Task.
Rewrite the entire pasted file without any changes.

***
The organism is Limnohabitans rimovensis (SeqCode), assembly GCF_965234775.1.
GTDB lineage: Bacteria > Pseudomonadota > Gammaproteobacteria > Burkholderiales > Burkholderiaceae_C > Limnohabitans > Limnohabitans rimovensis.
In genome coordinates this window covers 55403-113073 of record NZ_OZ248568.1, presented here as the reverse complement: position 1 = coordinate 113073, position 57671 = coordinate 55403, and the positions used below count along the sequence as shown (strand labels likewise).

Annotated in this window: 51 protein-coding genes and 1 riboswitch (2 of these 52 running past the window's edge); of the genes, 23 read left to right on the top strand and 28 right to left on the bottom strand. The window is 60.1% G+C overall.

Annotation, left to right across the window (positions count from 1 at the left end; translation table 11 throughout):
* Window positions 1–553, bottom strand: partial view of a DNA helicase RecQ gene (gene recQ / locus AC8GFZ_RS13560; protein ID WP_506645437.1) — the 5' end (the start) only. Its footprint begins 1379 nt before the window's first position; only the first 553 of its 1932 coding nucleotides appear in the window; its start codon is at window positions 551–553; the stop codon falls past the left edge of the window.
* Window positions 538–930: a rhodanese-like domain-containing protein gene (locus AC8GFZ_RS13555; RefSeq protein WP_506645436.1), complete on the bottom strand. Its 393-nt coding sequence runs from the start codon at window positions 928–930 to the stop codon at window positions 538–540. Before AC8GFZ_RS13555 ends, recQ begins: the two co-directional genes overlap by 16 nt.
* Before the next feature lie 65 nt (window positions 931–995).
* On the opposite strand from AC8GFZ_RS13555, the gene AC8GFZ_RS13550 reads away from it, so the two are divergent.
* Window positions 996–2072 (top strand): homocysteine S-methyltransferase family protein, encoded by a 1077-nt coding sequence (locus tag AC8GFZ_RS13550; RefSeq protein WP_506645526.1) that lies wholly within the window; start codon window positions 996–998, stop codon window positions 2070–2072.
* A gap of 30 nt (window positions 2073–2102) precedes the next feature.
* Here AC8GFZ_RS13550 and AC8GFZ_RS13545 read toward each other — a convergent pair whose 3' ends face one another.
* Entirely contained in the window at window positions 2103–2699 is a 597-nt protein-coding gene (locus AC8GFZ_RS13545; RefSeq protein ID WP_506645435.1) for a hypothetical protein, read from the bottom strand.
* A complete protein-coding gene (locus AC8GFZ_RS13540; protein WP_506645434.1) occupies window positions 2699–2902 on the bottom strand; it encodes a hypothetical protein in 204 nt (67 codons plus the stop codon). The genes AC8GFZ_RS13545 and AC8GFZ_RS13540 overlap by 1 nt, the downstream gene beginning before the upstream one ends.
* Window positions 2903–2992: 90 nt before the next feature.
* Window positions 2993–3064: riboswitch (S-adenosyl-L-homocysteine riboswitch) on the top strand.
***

The organism is Limnohabitans rimovensis (SeqCode), assembly GCF_965234775.1.
GTDB lineage: Bacteria > Pseudomonadota > Gammaproteobacteria > Burkholderiales > Burkholderiaceae_C > Limnohabitans > Limnohabitans rimovensis.
In genome coordinates this window covers 55403-113073 of record NZ_OZ248568.1, presented here as the reverse complement: position 1 = coordinate 113073, position 57671 = coordinate 55403, and the positions used below count along the sequence as shown (strand labels likewise).

Annotated in this window: 51 protein-coding genes and 1 riboswitch (2 of these 52 running past the window's edge); of the genes, 23 read left to right on the top strand and 28 right to left on the bottom strand. The window is 60.1% G+C overall.

Annotation, left to right across the window (positions count from 1 at the left end; translation table 11 throughout):
* Window positions 1–553, bottom strand: partial view of a DNA helicase RecQ gene (gene recQ / locus AC8GFZ_RS13560; protein ID WP_506645437.1) — the 5' end (the start) only. Its footprint begins 1379 nt before the window's first position; only the first 553 of its 1932 coding nucleotides appear in the window; its start codon is at window positions 551–553; the stop codon falls past the left edge of the window.
* Window positions 538–930: a rhodanese-like domain-containing protein gene (locus AC8GFZ_RS13555; RefSeq protein WP_506645436.1), complete on the bottom strand. Its 393-nt coding sequence runs from the start codon at window positions 928–930 to the stop codon at window positions 538–540. Before AC8GFZ_RS13555 ends, recQ begins: the two co-directional genes overlap by 16 nt.
* Before the next feature lie 65 nt (window positions 931–995).
* On the opposite strand from AC8GFZ_RS13555, the gene AC8GFZ_RS13550 reads away from it, so the two are divergent.
* Window positions 996–2072 (top strand): homocysteine S-methyltransferase family protein, encoded by a 1077-nt coding sequence (locus tag AC8GFZ_RS13550; RefSeq protein WP_506645526.1) that lies wholly within the window; start codon window positions 996–998, stop codon window positions 2070–2072.
* A gap of 30 nt (window positions 2073–2102) precedes the next feature.
* Here AC8GFZ_RS13550 and AC8GFZ_RS13545 read toward each other — a convergent pair whose 3' ends face one another.
* Entirely contained in the window at window positions 2103–2699 is a 597-nt protein-coding gene (locus AC8GFZ_RS13545; RefSeq protein ID WP_506645435.1) for a hypothetical protein, read from the bottom strand.
* A complete protein-coding gene (locus AC8GFZ_RS13540; protein WP_506645434.1) occupies window positions 2699–2902 on the bottom strand; it encodes a hypothetical protein in 204 nt (67 codons plus the stop codon). The genes AC8GFZ_RS13545 and AC8GFZ_RS13540 overlap by 1 nt, the downstream gene beginning before the upstream one ends.
* Window positions 2903–2992: 90 nt before the next feature.
* Window positions 2993–3064: riboswitch (S-adenosyl-L-homocysteine riboswitch) on the top strand.